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[ 2016-09-28 ]

Counterfeit drugs: 'People are dying every day'
Imagine seeing your child suffering from malaria,
one of the biggest killers of children across the
world. Symptoms include high fever, sweating,
vomiting and convulsions.

But it's OK, you think, because you bought
medicine to combat the disease from a local drugs

Now imagine what it must be like to see your child
die nonetheless because the drugs you bought were

That is the brutal reality of the multi-billion
dollar a year global trade in counterfeit drugs.

More than 120,000 people a year die in Africa as a
result of fake anti-malarial drugs alone, says the
World Health Organization, either because the
drugs were substandard or simply contained no
active ingredients at all.

Even medicines that are substandard - containing
an insufficient dosage of active ingredients, say
- can be deadly, leading to drug resistance, a
particular issue for infectious diseases like
malaria and tuberculosis.

By some estimates, about a third of all
anti-malarial drugs in sub-Saharan Africa are
fake. And these fakes can find their way into
pharmacies, clinics and street vendor stalls, or
be sold online via thousands of unregulated

But a handful of start-ups have been trying to
tackle the issue using technology.

'Simple and cheap'

Not-for-profit organisation, Sproxil, offers a
beguilingly simply solution.

Participating drugs companies apply for
scratch-panel stickers that can be attached to
their packets of drugs. Customers scratch off the
panel to reveal a code which they text to Sproxil.
The company checks the code against its database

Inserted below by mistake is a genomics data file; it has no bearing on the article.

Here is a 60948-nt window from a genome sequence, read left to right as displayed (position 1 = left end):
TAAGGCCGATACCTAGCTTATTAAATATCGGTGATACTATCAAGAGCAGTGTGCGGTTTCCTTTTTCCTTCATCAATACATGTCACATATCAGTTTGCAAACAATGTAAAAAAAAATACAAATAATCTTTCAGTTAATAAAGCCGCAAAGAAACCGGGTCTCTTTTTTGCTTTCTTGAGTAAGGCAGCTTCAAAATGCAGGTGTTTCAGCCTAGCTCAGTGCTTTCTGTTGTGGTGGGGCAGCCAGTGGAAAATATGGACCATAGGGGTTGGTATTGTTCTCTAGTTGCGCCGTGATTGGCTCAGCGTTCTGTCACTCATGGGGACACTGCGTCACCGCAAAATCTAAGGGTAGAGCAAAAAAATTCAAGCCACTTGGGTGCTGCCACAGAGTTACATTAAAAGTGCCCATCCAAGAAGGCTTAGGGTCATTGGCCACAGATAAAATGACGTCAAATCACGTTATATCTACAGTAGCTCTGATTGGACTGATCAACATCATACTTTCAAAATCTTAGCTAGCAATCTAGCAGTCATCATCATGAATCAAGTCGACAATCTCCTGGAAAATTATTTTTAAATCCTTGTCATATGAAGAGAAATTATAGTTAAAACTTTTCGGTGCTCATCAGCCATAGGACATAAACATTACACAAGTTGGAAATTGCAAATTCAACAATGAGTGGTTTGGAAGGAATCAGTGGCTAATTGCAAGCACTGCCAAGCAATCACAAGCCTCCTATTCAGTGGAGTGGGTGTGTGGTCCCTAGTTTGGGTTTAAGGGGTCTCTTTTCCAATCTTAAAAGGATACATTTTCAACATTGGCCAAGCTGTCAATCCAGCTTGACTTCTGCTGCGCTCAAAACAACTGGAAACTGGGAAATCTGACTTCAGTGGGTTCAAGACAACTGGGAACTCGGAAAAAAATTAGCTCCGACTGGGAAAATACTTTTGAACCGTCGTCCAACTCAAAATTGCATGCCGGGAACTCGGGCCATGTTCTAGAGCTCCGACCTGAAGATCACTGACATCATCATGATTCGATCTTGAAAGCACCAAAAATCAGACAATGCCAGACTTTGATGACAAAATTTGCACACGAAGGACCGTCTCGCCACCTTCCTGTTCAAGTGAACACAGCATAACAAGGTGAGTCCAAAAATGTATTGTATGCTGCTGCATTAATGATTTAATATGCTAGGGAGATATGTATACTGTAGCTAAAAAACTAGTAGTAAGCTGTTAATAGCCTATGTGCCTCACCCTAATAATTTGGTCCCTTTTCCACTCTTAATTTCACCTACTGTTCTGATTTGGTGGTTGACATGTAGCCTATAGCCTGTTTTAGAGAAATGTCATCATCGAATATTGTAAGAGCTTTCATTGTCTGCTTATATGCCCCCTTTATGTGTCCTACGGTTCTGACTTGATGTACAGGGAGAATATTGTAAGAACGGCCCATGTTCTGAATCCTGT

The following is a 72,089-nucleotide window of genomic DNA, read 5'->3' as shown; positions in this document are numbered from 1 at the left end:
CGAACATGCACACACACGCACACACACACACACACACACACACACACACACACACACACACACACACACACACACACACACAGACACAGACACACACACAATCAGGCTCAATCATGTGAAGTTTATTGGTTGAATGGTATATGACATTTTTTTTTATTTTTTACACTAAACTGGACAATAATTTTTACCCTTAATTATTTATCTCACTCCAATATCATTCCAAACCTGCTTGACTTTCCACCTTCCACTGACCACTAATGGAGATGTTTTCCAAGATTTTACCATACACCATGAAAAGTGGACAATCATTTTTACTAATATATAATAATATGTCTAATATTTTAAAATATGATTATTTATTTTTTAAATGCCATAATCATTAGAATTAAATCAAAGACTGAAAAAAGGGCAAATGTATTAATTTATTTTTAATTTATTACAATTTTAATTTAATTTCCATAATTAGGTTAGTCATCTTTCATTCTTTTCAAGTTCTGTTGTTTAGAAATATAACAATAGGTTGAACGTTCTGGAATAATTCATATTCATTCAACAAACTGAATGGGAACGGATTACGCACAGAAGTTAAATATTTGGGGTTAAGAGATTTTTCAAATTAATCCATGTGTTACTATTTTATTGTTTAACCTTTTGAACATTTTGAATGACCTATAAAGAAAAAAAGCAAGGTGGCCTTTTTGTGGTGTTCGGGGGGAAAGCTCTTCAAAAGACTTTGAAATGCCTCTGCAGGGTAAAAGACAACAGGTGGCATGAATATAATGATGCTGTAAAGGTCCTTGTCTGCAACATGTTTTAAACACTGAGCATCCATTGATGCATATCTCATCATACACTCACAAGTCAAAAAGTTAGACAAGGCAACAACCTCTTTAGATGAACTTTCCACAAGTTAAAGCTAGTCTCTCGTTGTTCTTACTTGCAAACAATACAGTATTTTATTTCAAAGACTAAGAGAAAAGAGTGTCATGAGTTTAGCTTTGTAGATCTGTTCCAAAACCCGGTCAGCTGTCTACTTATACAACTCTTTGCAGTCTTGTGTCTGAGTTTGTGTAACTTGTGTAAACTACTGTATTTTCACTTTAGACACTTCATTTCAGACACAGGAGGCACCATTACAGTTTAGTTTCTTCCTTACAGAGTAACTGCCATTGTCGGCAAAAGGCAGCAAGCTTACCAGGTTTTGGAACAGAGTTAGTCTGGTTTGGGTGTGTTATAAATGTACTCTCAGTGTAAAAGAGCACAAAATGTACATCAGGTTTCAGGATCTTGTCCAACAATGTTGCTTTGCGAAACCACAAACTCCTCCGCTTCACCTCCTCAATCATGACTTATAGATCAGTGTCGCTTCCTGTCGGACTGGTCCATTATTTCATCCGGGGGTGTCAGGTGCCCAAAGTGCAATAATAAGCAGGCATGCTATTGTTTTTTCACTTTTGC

of genuine drugs and texts back a confirmation of

Buyers can also scan the barcode or simply ring a
call centre staffed 24 hours a day, seven days a
week to verify that the drugs are genuine. And
Sproxil has introduced incentives for consumers to
use the service, such as mobile phone air time

More than 70 drugs companies have signed up to the
service, including multinationals such as
GlaxoSmitKline and Novartis, says Sproxil
spokesman Tolulope Gbamolayun, and about 28
million verifications have taken place globally
since the scheme was launched in 2009.

"It's a security measure that is simple and
cheap," says Mr Gbamolayun.

In Africa, the scheme operates in Kenya, Ghana,
Nigeria, South Africa, Tanzania, and most
recently, Mali.

"But we're trying to spread our tentacles across
all the countries of Africa," he says.

Catching the fraudsters

Social entrepreneur Bright Simons set up a similar
"verify-by-mobile" system called mPedigree Network
nearly 10 years ago.

Printed barcodes and scratch-off stickers,
developed in partnership with US tech giant
Hewlett-Packard, help consumers check authenticity
against a central database.

"But you need to be able to track the product at
each stage of its journey from the factory to the
consumer," Mr Simons tells the BBC. "The consumer
app was easy to develop, but the back-end was much
more difficult."

He says mPedigree's Goldkeys product helps
manufacturers and regulators "monitor the entire